The ‘not needy needy’ mother
Deciding I was fit to be someone’s mama is the most arrogant thing I’ve ever done. I think this often. Sometimes it’s on sticky Durban mornings as I debate whether giving her the cereal without warming the milk first makes me a bad parent. Sometimes it’s on rainy midweek evenings during the squelchy trek from the bus stop to our flat. Me, umbrella-less, weighed down with teaching supplies, a satchel, the threeyear-old’s school backpack, my arms full and warm with the weight of a drooping child. I walk with my whole body clenched. I wouldn’t want anyone to think I can’t manage.
I try not to need anyone as a parent. This is laughable, of course. The entire exercise of parenting is founded on needing others. You need someone to have your baby with, for starters. Then you need people to take it out of you. In the first few months, you need someone to watch your child while you take a shower, or get some sleep, or try to remember how to be alone. After that, you need people who’ll stop your child from ingesting sand and who’ll give them their food and meds on time while you’re earning a living so that you can afford to not need others so much.
We’re at our best when we’re alone together, my child and I. Time slows. Our schedules loosen. We don’t ration out the hugs. When we’re alone, I’m a storybook mother. We squeeze into our swimsuits with no intention of going outside, lay out our towels and pretend we’re at the beach while we watch mini-episodes of We Bare Bears on YouTube for the umpteenth time.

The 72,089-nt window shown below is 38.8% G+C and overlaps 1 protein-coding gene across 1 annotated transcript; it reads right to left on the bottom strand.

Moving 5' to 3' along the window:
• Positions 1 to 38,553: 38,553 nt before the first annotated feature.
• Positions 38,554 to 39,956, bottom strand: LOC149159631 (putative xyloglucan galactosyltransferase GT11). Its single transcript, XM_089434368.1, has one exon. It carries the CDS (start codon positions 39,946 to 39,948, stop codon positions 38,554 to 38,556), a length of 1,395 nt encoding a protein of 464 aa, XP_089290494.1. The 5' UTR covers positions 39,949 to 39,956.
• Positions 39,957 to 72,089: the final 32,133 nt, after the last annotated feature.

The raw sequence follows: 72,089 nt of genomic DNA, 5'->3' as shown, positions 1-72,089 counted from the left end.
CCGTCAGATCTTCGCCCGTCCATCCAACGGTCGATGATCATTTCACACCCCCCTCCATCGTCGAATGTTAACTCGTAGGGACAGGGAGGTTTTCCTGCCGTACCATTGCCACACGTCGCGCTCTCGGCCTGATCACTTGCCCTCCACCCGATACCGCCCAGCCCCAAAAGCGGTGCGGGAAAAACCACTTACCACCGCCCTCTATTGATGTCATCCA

We clean house when we feel like it. I do the sweeping, she holds the dustpan. We sing — badly and with joy. Twirling is her latest thing. She raids the closet for the too-big dress that her grandmother bought her. I leave her to it and go to tackle the dishes in the kitchen sink. Minutes later, she walks in “dressed” in the garment apron-style, with only her arms through the armholes to hold it up and the ties wrapped several times around her waist.
At three, she ties impressive knots. “That’s a very good knot. You have good control of your hands,” I say. I mean it, but it’s also part of the habit I’m trying to get into of acknowledging her strengths. I want her to be capable; and to be that she has to feel capable; and to feel that she needs to know about the things she does right.
Yes, I’m one of those pedantic parents, the kind who “try too hard”. It’s the symptom of an imposter syndrome of sorts — if I do enough research and try things with enough consistency, maybe I’ll look like I know what I’m doing until I actually know what I’m doing.
We have a bilingualism strategy. We’ve agreed to let her decide who can give her hugs and are holding off on piercing her ears until she asks us to. I buy her black dolls and read her books with characters in them who look like her. I analyse long articles about how to talk to girl children, and google terms like “symbolic annihilation”. She likes trucks so I buy her books on trucks and we play truckspotting games when we’re out.
I don’t know if what I am trying to do will work but I do know from experience what doesn’t work — violence, constant negativity, telling children that they have to look a certain, narrow way to be worthy of being seen. I was a child, once. Those things didn’t work for me.